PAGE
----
Too much has been made of the process of finding Always Spring, not enough about the food itself. The homestyle Korean restaurant (previously just Spring, and before that, Umma’s) sits on the mezzanine of Beaverton’s quirky little G Mart grocery, past the aisles of dried ramen and seaweed and up a winding wooden staircase obscured by cardboard boxes. Fans come for some of the best Korean soups and stews in Oregon, some chilled and chewy, others red and bubbling. Dduk mandu guk, a milky bone broth with soft rice cakes, beef, egg and bobbing dumplings, is a chicken noodle soup-level cure-all. Dolsot bibimbap, with sautéed and seasoned veggies over rice with a fried egg, all tucked into a super-heated stone bowl, has a crispy, golden crust at the bottom worth fighting over. Dressed in subtly sweet sauce, the cross-cut kalbi short rib sizzles in its skillet, perfect for nibbling between bites of kimchi and other banchan. First timers should spend time with the big pictographic menu hanging between the restaurant and market below. (3975 S.W. 114th Ave., 503-641-3670, alwaysspringrestaurant.com)
Beaverton Sub Station
Have you ever complained about the state of Portland’s sandwich scene after encountering a fancy $18 turkey club downtown? Beaverton Sub Station is the place for you. Though indoor dining remains on hold as the business awaits a sewer line repair, the old-school vibe at this train-themed sandwich shop remains largely unchanged after 40 years on Beaverton’s old main street. Chuck Wilson, the restaurant’s smiling mascot and co-owner with wife and fellow former Chicagoan Gina, also owns the surrounding Fisher Rossi building, home to many of Beaverton’s oldest businesses. The Sub Station’s handwritten menu is a throwback to a simpler sandwich era. The Clancy and The Smitty are the signatures, though as a creature of habit, I usually end up with a 6-inch “two car” salami ($8). Besides the temporary lack of indoor dining, at least one other thing has changed: After Beaverton Bakery closed in 2018, the sandwich shop switched to Portland’s Dos Hermanos for its rolls. Quality remains high. (12448 S.W. Broadway St., 503-641-7827, beavertonsubstation.com)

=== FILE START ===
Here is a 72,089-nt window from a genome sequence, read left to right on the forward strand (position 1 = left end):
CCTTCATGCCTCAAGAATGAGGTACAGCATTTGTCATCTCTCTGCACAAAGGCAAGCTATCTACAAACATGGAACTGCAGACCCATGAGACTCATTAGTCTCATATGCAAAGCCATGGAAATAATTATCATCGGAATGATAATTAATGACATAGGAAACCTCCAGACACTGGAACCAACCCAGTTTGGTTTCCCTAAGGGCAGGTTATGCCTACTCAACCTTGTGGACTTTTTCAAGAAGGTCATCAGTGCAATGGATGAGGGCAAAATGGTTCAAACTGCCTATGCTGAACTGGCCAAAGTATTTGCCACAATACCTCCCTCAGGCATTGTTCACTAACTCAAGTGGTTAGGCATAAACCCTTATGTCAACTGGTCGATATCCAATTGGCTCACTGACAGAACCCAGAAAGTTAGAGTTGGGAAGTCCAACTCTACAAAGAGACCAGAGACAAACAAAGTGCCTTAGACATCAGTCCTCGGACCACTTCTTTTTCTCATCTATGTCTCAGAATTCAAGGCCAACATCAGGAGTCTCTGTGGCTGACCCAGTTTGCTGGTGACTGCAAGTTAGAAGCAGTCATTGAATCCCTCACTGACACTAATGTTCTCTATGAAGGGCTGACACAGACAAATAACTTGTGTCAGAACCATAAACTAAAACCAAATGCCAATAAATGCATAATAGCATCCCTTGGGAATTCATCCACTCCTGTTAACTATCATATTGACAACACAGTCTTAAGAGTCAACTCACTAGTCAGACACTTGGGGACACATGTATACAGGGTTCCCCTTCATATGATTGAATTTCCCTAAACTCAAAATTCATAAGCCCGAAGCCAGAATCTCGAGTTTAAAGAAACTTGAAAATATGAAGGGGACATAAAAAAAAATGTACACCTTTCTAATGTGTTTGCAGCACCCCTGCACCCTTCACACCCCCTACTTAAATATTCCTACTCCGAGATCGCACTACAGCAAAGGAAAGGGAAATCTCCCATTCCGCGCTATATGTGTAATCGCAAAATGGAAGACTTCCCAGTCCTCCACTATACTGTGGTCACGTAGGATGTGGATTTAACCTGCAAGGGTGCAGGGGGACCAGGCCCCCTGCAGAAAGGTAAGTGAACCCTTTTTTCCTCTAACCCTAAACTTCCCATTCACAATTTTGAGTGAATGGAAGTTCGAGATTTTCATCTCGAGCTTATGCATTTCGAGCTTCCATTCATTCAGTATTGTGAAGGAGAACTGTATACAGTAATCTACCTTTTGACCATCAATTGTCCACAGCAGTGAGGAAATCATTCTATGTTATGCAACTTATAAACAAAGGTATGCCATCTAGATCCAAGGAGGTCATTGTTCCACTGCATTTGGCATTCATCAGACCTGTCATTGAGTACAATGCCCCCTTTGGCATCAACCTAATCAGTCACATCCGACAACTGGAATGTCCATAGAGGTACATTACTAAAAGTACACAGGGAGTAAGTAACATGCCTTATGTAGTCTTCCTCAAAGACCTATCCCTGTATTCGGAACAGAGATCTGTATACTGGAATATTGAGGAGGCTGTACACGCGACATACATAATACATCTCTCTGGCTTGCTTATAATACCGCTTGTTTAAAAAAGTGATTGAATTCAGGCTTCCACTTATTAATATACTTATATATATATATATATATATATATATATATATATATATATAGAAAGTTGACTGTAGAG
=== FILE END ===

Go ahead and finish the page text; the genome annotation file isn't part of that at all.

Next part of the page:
The best Vietnamese sandwiches find a balance between their essential ingredients: grilled or deli-sliced meats, jalapeño spears and cilantro, pickled carrot and daikon matchsticks, smears of mayo and pâté and, most crucially, a light, airy baguette. In Portland, Best Baguette is best known for its drive-thru, a pandemic-time boon, especially for those with kids. But the Beaverton Best Baguette, which lacks the drive-thru but duplicates the massive rotating oven for baking bread throughout the day, actually makes better sandwiches. That’s according to our 2018 blind taste test, which placed the shop in a tie for the metro area’s second best bánh mì with Portland’s Binh Minh. Best Baguette fills out their menu with pastries, croissant sandwiches, salads, Vietnamese-style beef stews, durian smoothies, iced coffees and boba drinks in the same strip mall as so-so soup shops House of Ramen and Pho King Good. (3635 S.W. Hall Blvd., 503-626-2288, thebestbaguette.com)